I have a not-so-secret vice. I read mystery novels. A lot of them. One genre of mystery is the police procedural, which describes how the cops do their work. This is where I came across the Locard Exchange Principle. First articulated by French criminologist Edmond Locard at the turn of the last century, it maintains that “every contact leaves a trace.”

“Wherever he steps, whatever he touches, whatever he leaves, even unconsciously, will serve as a silent witness against him. Not only his fingerprints or his footprints, but his hair, the fibers from his clothes, the glass he breaks, the tool mark he leaves, the paint he scratches, the blood or semen he deposits or collects. All of these and more, bear mute witness against him. This is evidence that does not forget.” — Edmond Locard

Locard is talking, of course, about criminals, but every contact WE make, even unconsciously, leaves a trace, too. I’m not talking about fingerprints and footprints, but rather feelings. You probably know a person whose smile can light up a room — and another who puts everyone into a blue funk the moment he walks in. Maya Angelou wrote, “People may not remember what you did or said but they will always remember how you made them feel.” That’s the kind of trace I’m talking about.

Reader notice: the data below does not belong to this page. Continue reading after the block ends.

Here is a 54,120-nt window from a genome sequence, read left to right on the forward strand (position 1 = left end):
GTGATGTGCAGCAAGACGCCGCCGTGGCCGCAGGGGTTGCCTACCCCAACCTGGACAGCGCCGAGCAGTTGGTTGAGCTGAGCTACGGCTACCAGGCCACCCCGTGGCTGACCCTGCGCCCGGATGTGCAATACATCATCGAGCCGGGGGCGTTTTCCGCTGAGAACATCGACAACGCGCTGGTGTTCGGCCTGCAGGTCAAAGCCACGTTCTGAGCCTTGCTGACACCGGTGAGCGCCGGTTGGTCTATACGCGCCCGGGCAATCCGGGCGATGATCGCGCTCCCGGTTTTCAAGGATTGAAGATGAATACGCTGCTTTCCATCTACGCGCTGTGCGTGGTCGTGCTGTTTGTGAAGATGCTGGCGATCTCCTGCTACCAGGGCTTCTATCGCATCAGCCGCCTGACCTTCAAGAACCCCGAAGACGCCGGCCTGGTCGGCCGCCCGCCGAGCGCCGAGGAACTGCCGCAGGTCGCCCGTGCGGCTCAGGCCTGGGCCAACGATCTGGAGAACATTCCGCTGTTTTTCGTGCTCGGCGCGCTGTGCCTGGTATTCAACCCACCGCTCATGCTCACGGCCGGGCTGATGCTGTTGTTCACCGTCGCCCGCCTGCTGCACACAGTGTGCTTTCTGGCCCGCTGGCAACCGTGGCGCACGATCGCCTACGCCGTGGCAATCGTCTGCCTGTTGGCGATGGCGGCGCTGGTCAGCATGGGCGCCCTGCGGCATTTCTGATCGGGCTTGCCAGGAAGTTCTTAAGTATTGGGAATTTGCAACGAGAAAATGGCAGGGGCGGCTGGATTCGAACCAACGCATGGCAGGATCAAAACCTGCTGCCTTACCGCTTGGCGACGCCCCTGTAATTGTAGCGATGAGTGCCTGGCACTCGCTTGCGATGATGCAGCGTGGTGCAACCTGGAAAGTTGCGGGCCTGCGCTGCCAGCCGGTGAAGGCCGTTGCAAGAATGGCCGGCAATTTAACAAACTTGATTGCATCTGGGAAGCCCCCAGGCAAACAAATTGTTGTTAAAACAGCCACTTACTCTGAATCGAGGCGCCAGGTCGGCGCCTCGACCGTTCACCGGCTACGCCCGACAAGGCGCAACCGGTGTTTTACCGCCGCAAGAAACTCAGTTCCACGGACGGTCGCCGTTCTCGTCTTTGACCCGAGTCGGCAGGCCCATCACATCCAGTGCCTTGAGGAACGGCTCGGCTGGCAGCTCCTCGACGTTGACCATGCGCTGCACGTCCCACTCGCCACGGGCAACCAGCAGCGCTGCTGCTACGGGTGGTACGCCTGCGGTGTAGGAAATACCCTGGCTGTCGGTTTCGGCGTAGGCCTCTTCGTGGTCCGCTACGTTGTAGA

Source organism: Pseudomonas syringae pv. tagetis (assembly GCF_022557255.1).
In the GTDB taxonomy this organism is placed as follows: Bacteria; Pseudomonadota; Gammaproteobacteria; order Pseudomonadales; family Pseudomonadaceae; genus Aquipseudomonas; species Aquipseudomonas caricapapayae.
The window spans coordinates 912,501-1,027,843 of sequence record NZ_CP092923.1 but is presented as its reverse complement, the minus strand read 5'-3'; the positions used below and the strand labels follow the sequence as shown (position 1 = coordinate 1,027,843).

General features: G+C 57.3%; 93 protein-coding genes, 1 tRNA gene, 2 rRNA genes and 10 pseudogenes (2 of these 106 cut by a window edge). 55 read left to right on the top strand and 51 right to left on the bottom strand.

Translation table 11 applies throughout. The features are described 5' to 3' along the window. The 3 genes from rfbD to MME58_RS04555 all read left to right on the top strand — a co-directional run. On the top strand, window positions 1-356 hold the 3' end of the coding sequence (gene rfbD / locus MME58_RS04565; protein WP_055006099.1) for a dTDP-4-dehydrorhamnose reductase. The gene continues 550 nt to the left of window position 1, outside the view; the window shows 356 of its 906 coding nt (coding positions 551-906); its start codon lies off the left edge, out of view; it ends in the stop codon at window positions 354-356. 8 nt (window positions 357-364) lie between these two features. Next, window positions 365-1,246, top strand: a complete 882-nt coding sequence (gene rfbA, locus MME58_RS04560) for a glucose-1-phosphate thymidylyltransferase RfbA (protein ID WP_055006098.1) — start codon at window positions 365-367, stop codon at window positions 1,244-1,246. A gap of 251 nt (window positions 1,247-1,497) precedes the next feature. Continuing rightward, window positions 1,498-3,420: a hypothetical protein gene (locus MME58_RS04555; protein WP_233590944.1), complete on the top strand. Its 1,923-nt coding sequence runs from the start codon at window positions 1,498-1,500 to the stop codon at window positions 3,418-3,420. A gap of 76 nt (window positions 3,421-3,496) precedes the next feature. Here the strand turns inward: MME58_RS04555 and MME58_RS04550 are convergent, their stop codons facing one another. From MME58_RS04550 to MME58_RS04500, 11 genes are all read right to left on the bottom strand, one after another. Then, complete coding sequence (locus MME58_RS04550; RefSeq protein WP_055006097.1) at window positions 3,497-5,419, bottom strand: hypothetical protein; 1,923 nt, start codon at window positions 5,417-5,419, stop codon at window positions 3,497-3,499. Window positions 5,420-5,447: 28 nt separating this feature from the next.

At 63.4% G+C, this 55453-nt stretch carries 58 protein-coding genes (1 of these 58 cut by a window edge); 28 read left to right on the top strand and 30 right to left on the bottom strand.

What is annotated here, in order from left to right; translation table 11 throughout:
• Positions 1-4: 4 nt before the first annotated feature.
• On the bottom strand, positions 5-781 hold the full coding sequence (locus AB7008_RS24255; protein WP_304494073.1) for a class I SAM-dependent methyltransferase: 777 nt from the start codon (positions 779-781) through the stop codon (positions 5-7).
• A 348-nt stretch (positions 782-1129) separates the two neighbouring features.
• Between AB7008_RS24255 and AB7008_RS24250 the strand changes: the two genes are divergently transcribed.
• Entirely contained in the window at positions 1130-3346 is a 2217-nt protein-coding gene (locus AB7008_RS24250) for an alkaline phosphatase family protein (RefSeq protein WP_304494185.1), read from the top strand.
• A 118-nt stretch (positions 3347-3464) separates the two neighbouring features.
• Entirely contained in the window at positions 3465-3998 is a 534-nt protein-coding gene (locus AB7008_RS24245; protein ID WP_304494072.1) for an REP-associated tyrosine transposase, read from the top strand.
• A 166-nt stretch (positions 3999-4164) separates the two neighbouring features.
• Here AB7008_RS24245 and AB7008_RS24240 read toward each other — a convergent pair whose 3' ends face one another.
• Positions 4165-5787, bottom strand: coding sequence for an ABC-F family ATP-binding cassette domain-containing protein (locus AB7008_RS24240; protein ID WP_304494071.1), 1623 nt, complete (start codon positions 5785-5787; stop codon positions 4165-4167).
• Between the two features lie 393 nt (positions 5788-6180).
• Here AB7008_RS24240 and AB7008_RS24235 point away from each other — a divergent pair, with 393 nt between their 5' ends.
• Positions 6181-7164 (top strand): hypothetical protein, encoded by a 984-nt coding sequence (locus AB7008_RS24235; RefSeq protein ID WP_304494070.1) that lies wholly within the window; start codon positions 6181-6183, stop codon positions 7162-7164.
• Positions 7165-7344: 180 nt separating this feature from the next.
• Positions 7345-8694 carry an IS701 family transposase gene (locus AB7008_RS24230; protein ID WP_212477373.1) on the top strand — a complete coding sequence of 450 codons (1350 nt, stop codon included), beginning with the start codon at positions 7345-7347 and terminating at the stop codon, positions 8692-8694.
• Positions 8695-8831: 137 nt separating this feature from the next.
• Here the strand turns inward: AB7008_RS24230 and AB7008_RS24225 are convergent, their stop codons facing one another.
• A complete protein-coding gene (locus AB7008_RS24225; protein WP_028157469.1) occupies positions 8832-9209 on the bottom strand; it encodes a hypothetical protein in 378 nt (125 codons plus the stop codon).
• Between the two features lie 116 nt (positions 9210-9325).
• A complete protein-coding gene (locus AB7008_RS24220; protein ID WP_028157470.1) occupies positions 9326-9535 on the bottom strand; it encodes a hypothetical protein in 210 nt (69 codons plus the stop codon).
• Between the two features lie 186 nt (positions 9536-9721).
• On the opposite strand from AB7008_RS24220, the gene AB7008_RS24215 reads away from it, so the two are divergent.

We play not only the “criminal” role in our own everyday episodes of Sherlock or CSI, but also the “detective” role. We leave traces of ourselves and are highly sensitive scientific instruments in detecting the traces others leave. We are trace leavers and trace detectors.

Mr. Rogers understood this — and taught it to children. He said: “If you could only sense how important you are to the lives of those you meet, how important you can be to the people you may never even dream of. There is something of yourself that you leave at every meeting with another person.”

Here he’s holding up his shoe, perhaps to examine it for traces of cat hair or carpet fiber . . did he read mystery novels, too?

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